Rome, Italy, Apr 21, 2015 / 23:01 pm
Rabbi Elio Toaff, the first rabbi to welcome a Pope to a Roman synagogue, died Sunday at the age of 99. Pope Francis remembered him with gratitude, praising him as "a man of peace and dialogue."
The Pope lauded Rome's former Chief Rabbi in his Monday remarks to a delegation from the Conference of European Rabbis. The papal audience was the first for the conference, which represents about 700 religious leaders of many Orthodox Jewish communities in Europe.
Pope Francis, writing to Rome's current Chief Rabbi, Riccardo Di Segni, recalled the legacy of Rabbi Toaff. He especially remembered the rabbi's historic encounter with Pope John Paul II in 1986.
"I remember with gratitude his generous commitment and sincere availability in fostering dialogue and the fraternal relations between Jewish and Catholic people, whose meaningful outcome was Rabbi Toaff's memorable meeting with St. John Paul II at the Roman Synagogue," the Pope said.
The rabbi's impact on Jewish-Catholic dialogue was immense. He was one of the few people St. John Paul II specifically mentioned in his will.
Elio Toaff was born April 30, 1915 in Livorno, a town in Central-Northern Italy.
He made interreligious dialogue a distinctive sign of his life. The Vatican newspaper L'Osservatore Romano said this particular approach, respectful toward every other religion and especially toward Catholicism, came from Rabbi Toaff's very life, which featured a "spirit of openness" since his childhood.
L'Osservatore Romano credited the example of the rabbi's father, Alfredo Sabato Toaff, who was a pupil of the famous Italian poet Giovanni Pascoli, a Hellenist who was a very good friend of Catholics.
The Toaff family also had a Catholic woman, Anna Pierazzi, as their housekeeper and nanny for about 60 years.
"The father of the future rabbi taught her how to read and write, taking care that she attended Mass every Sunday," L'Osservate Romano said. For her part, the nanny took care that the children prayed the "Shema," the prayer central to morning and evening Jewish prayers.
Rabbi Toaff finished legal studies in 1938 and theological studies in 1939. That same year, he earned the title of Major Rabbi at the Livorno's Rabbis College. In 1941, he was elected the chief rabbi of Ancona, in central northern Italy.
During the year 1943-1945, he entered the Italian resistance and fought the Nazi troops that had occupied Italy.
In 1946, he was appointed Chief Rabbi of Venice. There, he taught Jewish language and literature at the local university. In 1951, he was appointed Chief Rabbi of Rome, becoming head of the most important Jewish Community in Italy. He remained in this position until 2001.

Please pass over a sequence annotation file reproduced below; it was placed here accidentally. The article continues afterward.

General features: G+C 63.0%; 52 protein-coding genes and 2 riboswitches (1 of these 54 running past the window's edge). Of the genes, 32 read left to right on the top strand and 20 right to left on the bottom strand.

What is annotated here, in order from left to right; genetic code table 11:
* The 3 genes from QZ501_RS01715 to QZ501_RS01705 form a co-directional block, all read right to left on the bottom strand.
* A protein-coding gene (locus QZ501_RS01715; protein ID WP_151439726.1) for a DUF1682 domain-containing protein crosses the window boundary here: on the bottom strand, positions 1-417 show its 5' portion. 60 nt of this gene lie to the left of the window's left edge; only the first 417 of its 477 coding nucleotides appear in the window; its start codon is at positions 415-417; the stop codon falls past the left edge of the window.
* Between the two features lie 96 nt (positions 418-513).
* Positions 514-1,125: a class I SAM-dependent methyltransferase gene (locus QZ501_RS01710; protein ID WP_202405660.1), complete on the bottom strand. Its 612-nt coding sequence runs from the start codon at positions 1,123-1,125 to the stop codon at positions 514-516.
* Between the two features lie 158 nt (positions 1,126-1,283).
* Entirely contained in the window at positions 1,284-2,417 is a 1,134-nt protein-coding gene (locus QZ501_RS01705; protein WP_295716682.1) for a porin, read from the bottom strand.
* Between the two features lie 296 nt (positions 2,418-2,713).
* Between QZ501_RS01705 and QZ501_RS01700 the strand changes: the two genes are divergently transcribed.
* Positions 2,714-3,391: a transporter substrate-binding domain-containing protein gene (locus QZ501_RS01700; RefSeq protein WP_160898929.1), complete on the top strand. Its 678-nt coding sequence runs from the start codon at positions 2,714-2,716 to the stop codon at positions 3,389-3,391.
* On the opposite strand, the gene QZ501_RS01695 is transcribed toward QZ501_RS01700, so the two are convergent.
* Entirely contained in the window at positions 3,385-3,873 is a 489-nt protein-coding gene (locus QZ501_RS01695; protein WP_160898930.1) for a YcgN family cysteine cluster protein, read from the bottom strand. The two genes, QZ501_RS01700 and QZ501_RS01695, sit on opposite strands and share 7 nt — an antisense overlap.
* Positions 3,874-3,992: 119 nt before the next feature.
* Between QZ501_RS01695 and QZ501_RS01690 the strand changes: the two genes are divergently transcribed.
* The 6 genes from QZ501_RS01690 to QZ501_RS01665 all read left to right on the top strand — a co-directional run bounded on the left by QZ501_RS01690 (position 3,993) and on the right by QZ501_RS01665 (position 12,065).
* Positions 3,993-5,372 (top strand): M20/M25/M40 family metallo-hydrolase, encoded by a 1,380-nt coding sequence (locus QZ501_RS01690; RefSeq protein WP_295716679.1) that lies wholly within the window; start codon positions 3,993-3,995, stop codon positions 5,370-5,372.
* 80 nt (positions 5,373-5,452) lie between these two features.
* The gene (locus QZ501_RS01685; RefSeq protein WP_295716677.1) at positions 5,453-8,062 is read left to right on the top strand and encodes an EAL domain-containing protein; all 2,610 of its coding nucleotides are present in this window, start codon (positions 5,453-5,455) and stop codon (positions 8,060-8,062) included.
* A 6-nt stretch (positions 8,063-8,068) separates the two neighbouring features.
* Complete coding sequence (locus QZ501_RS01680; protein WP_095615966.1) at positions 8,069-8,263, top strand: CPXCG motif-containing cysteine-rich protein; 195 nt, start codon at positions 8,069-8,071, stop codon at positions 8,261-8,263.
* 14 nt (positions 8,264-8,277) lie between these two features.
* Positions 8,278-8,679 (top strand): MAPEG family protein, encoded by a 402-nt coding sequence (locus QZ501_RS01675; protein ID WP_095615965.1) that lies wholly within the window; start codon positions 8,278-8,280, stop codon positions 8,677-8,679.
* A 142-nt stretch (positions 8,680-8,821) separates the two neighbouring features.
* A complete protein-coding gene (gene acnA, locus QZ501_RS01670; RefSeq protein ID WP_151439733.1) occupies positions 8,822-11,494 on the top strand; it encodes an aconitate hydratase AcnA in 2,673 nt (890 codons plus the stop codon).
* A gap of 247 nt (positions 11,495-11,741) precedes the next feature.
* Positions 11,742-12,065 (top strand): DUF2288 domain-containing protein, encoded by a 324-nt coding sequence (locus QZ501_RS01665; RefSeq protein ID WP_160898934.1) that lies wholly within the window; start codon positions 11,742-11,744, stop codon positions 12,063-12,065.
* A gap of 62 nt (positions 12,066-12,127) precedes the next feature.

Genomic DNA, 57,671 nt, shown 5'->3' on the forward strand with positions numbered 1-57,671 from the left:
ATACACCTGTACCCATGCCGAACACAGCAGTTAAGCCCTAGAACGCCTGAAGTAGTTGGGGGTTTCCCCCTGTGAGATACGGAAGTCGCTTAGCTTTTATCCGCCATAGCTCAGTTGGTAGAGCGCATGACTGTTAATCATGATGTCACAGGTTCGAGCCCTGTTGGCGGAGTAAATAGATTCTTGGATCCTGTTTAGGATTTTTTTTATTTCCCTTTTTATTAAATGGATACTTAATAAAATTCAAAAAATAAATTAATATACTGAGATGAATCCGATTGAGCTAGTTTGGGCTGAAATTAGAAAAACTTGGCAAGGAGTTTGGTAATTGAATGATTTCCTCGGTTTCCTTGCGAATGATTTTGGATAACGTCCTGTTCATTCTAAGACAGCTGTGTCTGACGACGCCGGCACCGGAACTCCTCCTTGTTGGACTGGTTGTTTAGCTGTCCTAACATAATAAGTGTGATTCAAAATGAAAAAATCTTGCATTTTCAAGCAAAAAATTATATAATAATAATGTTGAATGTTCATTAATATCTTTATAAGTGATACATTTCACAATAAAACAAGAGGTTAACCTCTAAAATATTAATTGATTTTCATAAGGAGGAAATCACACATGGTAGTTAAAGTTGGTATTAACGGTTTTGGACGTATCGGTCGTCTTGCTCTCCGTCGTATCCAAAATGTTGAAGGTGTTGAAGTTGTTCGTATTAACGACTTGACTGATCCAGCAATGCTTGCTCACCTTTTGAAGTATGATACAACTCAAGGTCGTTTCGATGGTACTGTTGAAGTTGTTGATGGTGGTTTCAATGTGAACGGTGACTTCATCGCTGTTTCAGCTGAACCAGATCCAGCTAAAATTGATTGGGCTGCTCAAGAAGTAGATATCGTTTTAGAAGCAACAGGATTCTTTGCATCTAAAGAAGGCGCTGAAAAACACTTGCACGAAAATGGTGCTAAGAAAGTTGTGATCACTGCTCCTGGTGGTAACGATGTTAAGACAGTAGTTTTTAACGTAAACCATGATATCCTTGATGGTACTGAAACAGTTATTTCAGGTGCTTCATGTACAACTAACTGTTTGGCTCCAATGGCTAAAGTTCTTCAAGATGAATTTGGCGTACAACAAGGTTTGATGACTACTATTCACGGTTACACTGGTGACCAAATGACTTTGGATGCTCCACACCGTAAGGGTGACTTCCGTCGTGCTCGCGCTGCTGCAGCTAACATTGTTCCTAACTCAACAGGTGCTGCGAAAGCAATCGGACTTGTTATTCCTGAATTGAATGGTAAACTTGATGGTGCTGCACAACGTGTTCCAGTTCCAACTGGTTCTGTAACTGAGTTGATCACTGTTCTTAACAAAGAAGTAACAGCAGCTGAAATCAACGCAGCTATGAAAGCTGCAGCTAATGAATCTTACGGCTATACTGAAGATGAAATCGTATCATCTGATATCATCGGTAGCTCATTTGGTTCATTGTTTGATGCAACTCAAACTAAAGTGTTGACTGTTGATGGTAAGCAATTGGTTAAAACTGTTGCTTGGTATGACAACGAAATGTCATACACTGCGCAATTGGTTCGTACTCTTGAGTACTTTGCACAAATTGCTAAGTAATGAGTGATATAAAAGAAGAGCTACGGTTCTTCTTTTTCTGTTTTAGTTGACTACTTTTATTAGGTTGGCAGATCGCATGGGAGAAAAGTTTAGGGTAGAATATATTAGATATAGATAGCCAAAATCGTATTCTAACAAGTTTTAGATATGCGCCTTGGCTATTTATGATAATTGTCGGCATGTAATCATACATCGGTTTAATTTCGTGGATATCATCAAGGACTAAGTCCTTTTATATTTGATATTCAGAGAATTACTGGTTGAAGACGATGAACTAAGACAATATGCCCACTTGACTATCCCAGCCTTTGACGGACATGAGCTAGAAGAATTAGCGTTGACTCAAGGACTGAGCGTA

His openness to dialogue combined with St. John Paul II's particular closeness to the Jewish people. St. John Paul II's childhood best friend was a Polish Jew, Jerzy Kluger, through whom he became very acquainted with Jewish religion and tradition.
St. John Paul II's wish to foster dialogue with Jews found in Rabbi Toaff a wonderful partner. Their relationship led to the historical visit of a Pope to a synagogue, which took place April 13, 1986.
On that day, St. John Paul II visited the Major Temple of Rome to pay homage to the most ancient Jewish community of the so-called diaspora.
In several interviews after the event, Rabbi Toaff said that the papal visit was "an astonishing move, from many perspectives."
"It was the first time a Pope entered a synagogue, and I was very thoughtful, since I did not know how it was going to be, nor how the Pope was going to behave once he got into the temple," the rabbi said.
But – he added – when John Paul II "came to me open arms and embraced me in front of everyone, the stress came down and everything became simple, friendly." In his address, John Paul II called the Jewish people "our elder brothers, our chosen brothers."
At the eve of St. John Paul II's canonization, Rabbi Toaff described the late pontiff as "righteous among the nations." He explained that Judaism doesn't name people saints, but gives people the title "righteous."
"As Jewish people, we want to underscore that nothing better fits with John Paul II than to be called 'righteous'," he explained.
When Pope Benedict XVI visited the synagogue of Rome on Jan. 17, 2010, Rabbi Toaff left his house to greet the Pope in a moving scene.
It is no wonder that Pope Francis wanted to honor Rabbi Toaff. As the pope said in his letter to Rabbi Di Segni:
"I wish to express my heartfelt participation in the mourning of the members of his family and of the whole Jewish community of Rome for the loss of the remarkable guide, who was a main character in Italian civil and Jewish history of the last decades." Pope Francis said the rabbi was "able to garner shared esteem and appreciation for his moral authoritativeness, combined with a profound humanity."